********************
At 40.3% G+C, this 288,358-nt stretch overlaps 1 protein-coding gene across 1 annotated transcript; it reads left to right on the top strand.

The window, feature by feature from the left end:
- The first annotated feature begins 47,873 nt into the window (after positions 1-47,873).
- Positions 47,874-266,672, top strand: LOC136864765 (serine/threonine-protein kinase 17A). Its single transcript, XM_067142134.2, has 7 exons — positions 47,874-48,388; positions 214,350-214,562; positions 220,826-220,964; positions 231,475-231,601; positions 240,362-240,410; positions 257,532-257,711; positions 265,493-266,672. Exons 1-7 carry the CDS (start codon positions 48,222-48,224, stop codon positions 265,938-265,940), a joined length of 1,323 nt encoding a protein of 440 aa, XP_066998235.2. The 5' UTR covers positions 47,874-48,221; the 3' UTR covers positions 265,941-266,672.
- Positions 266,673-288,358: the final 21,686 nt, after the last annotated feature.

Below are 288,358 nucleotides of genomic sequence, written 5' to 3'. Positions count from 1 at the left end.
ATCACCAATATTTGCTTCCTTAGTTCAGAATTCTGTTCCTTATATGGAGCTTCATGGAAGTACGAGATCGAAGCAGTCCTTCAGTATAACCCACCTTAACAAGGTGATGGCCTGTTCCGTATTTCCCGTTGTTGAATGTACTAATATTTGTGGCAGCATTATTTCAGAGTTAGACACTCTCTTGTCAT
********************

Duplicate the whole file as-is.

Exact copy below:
At 40.3% G+C, this 288,358-nt stretch overlaps 1 protein-coding gene across 1 annotated transcript; it reads left to right on the top strand.

The window, feature by feature from the left end:
- The first annotated feature begins 47,873 nt into the window (after positions 1-47,873).
- Positions 47,874-266,672, top strand: LOC136864765 (serine/threonine-protein kinase 17A). Its single transcript, XM_067142134.2, has 7 exons — positions 47,874-48,388; positions 214,350-214,562; positions 220,826-220,964; positions 231,475-231,601; positions 240,362-240,410; positions 257,532-257,711; positions 265,493-266,672. Exons 1-7 carry the CDS (start codon positions 48,222-48,224, stop codon positions 265,938-265,940), a joined length of 1,323 nt encoding a protein of 440 aa, XP_066998235.2. The 5' UTR covers positions 47,874-48,221; the 3' UTR covers positions 265,941-266,672.
- Positions 266,673-288,358: the final 21,686 nt, after the last annotated feature.

Below are 288,358 nucleotides of genomic sequence, written 5' to 3'. Positions count from 1 at the left end.
ATCACCAATATTTGCTTCCTTAGTTCAGAATTCTGTTCCTTATATGGAGCTTCATGGAAGTACGAGATCGAAGCAGTCCTTCAGTATAACCCACCTTAACAAGGTGATGGCCTGTTCCGTATTTCCCGTTGTTGAATGTACTAATATTTGTGGCAGCATTATTTCAGAGTTAGACACTCTCTTGTCAT